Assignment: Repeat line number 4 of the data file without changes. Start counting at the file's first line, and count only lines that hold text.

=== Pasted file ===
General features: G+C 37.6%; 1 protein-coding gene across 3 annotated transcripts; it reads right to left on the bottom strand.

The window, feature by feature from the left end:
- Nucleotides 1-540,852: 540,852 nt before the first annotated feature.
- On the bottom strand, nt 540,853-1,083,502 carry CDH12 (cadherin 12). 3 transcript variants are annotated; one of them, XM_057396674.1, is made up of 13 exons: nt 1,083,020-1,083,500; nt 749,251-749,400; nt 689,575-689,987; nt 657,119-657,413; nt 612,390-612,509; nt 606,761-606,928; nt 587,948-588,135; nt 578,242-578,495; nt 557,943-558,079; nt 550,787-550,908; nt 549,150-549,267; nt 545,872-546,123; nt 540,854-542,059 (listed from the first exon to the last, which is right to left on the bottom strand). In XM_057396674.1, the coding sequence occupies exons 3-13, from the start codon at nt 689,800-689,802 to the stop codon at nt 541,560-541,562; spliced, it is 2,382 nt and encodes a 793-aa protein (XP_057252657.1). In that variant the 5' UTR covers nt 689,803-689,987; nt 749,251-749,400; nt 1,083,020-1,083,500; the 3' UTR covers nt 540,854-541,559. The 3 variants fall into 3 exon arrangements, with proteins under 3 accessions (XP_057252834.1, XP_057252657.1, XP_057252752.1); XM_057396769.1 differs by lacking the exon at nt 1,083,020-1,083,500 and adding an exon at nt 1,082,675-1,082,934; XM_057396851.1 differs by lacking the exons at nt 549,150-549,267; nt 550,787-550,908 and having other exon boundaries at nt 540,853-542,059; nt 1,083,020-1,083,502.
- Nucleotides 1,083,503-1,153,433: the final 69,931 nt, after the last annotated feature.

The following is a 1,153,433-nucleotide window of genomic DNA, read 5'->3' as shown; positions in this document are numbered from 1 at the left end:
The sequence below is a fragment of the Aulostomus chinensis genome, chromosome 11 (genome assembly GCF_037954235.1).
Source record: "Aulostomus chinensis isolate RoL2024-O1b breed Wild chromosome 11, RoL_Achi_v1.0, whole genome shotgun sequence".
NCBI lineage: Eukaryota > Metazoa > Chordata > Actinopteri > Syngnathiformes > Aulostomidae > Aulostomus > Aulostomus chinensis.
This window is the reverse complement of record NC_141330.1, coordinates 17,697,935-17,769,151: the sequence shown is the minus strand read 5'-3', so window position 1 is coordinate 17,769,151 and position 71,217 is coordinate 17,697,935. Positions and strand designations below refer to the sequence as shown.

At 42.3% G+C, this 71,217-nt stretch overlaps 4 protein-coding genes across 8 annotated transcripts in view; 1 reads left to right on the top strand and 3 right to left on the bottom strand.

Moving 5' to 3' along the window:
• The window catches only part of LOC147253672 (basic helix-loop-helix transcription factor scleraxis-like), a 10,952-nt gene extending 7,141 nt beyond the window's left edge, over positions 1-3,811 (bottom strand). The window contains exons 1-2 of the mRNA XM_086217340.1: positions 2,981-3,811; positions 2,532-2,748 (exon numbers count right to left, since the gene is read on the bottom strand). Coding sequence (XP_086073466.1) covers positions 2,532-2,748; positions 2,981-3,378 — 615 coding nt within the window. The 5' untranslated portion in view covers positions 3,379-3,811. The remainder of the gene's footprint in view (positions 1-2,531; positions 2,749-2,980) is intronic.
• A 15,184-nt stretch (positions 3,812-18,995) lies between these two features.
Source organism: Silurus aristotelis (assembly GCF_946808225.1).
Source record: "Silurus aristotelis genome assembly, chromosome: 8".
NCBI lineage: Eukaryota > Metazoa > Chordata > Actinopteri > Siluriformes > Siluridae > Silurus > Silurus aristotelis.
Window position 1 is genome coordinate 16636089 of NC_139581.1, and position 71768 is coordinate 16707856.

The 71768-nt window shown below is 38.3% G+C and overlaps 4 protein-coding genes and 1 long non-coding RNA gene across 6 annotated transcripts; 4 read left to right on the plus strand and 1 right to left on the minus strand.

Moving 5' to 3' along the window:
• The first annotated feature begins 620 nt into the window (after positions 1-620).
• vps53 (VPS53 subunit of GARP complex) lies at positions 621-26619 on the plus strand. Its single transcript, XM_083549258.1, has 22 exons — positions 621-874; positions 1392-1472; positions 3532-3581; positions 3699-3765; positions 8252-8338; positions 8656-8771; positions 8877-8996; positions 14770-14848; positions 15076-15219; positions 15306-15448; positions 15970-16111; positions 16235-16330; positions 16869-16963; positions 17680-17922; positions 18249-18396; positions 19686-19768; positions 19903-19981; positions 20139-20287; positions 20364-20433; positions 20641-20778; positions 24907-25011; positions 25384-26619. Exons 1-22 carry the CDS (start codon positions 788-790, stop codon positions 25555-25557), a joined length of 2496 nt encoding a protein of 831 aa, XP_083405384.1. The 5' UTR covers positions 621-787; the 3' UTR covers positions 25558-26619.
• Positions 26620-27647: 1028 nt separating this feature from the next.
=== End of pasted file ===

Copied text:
- On the bottom strand, nt 540,853-1,083,502 carry CDH12 (cadherin 12). 3 transcript variants are annotated; one of them, XM_057396674.1, is made up of 13 exons: nt 1,083,020-1,083,500; nt 749,251-749,400; nt 689,575-689,987; nt 657,119-657,413; nt 612,390-612,509; nt 606,761-606,928; nt 587,948-588,135; nt 578,242-578,495; nt 557,943-558,079; nt 550,787-550,908; nt 549,150-549,267; nt 545,872-546,123; nt 540,854-542,059 (listed from the first exon to the last, which is right to left on the bottom strand). In XM_057396674.1, the coding sequence occupies exons 3-13, from the start codon at nt 689,800-689,802 to the stop codon at nt 541,560-541,562; spliced, it is 2,382 nt and encodes a 793-aa protein (XP_057252657.1). In that variant the 5' UTR covers nt 689,803-689,987; nt 749,251-749,400; nt 1,083,020-1,083,500; the 3' UTR covers nt 540,854-541,559. The 3 variants fall into 3 exon arrangements, with proteins under 3 accessions (XP_057252834.1, XP_057252657.1, XP_057252752.1); XM_057396769.1 differs by lacking the exon at nt 1,083,020-1,083,500 and adding an exon at nt 1,082,675-1,082,934; XM_057396851.1 differs by lacking the exons at nt 549,150-549,267; nt 550,787-550,908 and having other exon boundaries at nt 540,853-542,059; nt 1,083,020-1,083,502.